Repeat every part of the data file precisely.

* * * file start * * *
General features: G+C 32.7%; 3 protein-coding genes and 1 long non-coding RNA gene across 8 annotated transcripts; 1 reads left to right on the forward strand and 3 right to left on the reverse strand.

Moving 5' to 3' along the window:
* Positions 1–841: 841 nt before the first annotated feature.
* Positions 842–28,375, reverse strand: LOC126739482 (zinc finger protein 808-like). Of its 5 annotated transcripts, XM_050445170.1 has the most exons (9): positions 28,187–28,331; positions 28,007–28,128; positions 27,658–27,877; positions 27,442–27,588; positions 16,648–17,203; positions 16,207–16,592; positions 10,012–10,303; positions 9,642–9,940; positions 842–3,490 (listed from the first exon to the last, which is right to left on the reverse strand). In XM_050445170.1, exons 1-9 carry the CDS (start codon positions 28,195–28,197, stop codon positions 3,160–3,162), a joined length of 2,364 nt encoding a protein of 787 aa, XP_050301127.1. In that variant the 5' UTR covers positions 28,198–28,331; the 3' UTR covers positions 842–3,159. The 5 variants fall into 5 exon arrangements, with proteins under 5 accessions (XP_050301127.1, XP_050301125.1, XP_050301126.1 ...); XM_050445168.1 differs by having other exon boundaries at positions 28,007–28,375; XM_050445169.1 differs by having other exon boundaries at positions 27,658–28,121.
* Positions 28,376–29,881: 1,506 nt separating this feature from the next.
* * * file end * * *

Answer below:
General features: G+C 32.7%; 3 protein-coding genes and 1 long non-coding RNA gene across 8 annotated transcripts; 1 reads left to right on the forward strand and 3 right to left on the reverse strand.

Moving 5' to 3' along the window:
* Positions 1–841: 841 nt before the first annotated feature.
* Positions 842–28,375, reverse strand: LOC126739482 (zinc finger protein 808-like). Of its 5 annotated transcripts, XM_050445170.1 has the most exons (9): positions 28,187–28,331; positions 28,007–28,128; positions 27,658–27,877; positions 27,442–27,588; positions 16,648–17,203; positions 16,207–16,592; positions 10,012–10,303; positions 9,642–9,940; positions 842–3,490 (listed from the first exon to the last, which is right to left on the reverse strand). In XM_050445170.1, exons 1-9 carry the CDS (start codon positions 28,195–28,197, stop codon positions 3,160–3,162), a joined length of 2,364 nt encoding a protein of 787 aa, XP_050301127.1. In that variant the 5' UTR covers positions 28,198–28,331; the 3' UTR covers positions 842–3,159. The 5 variants fall into 5 exon arrangements, with proteins under 5 accessions (XP_050301127.1, XP_050301125.1, XP_050301126.1 ...); XM_050445168.1 differs by having other exon boundaries at positions 28,007–28,375; XM_050445169.1 differs by having other exon boundaries at positions 27,658–28,121.
* Positions 28,376–29,881: 1,506 nt separating this feature from the next.